Climatic Change

, Volume 133, Issue 4, pp 681–693 | Cite as

Examining why trends in very heavy precipitation should not be mistaken for trends in very high river discharge

  • Timothy J. IvancicEmail author
  • Stephen B. Shaw


It is firmly established in the hydrologic literature that flooding depends on both antecedent watershed wetness and precipitation. One could phrase this relationship as “heavy precipitation does not necessarily lead to high stream discharge”, but rarely do studies directly affirm this statement. We have observed several non-hydrologists mistake trends in heavy precipitation as a proxy for trends in riverine flooding. If the relationship between heavy precipitation and high discharge was more often explicitly presented, heavy precipitation may less often be misinterpreted as a proxy for discharge. In this paper, we undertake such an analysis for 390 watersheds across the contiguous U.S. We found that 99th percentile precipitation only results in 99th percentage discharge 36 % of the time. However, when conditioned on soil moisture from the Variable Infiltration Capacity model, 62 % of 99th percentile precipitation results in 99th percentile discharge during wet periods and only 13 % during dry periods. When relating trends in heavy precipitation to hydrologic response, precipitation data should, therefore, be segregated based on concurrent soil moisture. Taking this approach for climate predictions, we found that CMIP-5 atmosphere–ocean global circulation model (AOGCM) simulations for a RCP 6.0 forcing project increases in concurrence of greater than median soil wetness and extreme precipitation in the northern United States and a decrease in the south, suggesting northern regions could see an increase in very high discharges while southern regions could see decreases despite both regions having an increase in extreme precipitation. While the actual outcome is speculative given the uncertainties of the AOGCM’s, such an analysis provides a more sophisticated framework from which to evaluate the output as well as historic climate data.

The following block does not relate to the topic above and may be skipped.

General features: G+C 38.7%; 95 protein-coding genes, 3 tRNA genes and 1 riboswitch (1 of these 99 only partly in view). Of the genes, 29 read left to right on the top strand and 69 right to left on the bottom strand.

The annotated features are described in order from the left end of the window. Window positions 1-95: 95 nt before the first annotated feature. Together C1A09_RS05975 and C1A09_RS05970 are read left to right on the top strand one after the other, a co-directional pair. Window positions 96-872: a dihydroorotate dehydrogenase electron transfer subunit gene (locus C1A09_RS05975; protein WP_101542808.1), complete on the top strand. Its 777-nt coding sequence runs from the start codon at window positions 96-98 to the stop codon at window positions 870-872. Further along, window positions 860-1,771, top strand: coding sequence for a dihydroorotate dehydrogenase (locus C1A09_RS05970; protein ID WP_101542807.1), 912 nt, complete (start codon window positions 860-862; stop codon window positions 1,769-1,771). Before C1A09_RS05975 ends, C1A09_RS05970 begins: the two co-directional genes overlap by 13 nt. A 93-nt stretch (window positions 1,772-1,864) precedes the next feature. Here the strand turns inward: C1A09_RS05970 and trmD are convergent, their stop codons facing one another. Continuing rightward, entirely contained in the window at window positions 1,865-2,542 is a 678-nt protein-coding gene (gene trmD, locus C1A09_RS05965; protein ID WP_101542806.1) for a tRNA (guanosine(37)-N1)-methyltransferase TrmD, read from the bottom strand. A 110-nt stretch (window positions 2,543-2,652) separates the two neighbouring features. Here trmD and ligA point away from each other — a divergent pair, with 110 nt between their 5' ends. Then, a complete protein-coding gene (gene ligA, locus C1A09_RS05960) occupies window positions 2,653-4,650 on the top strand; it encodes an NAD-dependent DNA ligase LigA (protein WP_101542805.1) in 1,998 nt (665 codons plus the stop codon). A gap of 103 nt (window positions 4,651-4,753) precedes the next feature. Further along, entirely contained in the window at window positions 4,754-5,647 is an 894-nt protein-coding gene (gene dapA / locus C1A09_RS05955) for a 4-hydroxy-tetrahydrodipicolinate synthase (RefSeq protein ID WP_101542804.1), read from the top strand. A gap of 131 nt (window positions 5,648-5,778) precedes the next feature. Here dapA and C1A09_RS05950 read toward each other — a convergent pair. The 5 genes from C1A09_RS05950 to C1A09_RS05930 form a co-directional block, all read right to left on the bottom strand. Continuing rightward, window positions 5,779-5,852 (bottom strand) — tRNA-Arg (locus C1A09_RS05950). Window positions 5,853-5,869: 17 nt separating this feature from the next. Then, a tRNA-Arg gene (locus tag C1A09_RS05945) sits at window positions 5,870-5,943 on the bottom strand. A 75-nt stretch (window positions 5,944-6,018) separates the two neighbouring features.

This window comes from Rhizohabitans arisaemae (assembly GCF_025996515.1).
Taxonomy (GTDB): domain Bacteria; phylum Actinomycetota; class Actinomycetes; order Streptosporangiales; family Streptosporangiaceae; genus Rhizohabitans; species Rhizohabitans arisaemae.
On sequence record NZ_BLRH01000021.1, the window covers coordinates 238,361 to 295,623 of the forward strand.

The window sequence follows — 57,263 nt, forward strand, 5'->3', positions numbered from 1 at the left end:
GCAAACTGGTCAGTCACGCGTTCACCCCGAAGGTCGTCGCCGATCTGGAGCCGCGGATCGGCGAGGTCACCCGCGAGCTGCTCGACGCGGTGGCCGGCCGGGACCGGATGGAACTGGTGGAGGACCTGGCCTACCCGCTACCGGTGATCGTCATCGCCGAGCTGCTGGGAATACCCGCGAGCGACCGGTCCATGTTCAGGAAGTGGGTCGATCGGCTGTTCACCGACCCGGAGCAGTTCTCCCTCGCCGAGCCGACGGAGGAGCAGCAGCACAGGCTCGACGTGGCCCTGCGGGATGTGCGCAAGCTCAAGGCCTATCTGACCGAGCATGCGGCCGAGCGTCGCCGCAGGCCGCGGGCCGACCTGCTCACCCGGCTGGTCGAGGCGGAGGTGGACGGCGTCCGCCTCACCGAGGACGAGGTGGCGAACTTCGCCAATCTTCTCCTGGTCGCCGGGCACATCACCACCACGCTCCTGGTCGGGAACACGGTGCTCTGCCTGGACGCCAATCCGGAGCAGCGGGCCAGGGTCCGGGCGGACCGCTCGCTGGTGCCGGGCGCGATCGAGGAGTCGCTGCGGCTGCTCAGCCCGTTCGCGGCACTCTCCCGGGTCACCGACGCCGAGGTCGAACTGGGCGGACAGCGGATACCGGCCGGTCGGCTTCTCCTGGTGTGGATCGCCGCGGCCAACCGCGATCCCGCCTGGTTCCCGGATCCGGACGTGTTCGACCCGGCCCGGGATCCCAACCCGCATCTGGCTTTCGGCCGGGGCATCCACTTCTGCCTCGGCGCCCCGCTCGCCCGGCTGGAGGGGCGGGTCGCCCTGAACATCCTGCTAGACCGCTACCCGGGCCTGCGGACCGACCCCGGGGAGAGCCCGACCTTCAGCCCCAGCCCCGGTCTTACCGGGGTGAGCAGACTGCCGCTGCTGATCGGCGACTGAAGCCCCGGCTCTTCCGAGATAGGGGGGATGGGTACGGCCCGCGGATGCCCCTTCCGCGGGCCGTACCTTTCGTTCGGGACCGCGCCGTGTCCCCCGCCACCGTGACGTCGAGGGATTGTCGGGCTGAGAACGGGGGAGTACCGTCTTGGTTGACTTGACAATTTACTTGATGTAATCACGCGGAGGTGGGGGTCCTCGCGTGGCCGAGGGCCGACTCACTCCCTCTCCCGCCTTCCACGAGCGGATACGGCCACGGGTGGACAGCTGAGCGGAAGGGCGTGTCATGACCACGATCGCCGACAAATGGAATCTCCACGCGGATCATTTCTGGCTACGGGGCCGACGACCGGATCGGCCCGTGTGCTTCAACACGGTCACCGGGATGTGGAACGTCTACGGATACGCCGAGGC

Soil Moisture High Discharge Extreme Precipitation Heavy Precipitation Heavy Precipitation Event 
These keywords were added by machine and not by the authors. This process is experimental and the keywords may be updated as the learning algorithm improves.



We acknowledge the World Climate Research Programme’s Working Group on Coupled Modelling, which is responsible for CMIP 5, and we thank the climate modeling groups for producing and making available their model output at We also acknowledge NOAA’s National Weather Services’ Hydrologic Modeling division which is responsible for the MOPEX project. These data are available at Finally we acknowledge the University of Washington VIC group who provided the soil moisture data available at


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Copyright information

© Springer Science+Business Media Dordrecht 2015

Authors and Affiliations

  1. 1.Department of Environmental Resources EngineeringSUNY College of Environmental Science and ForestrySyracuseUSA

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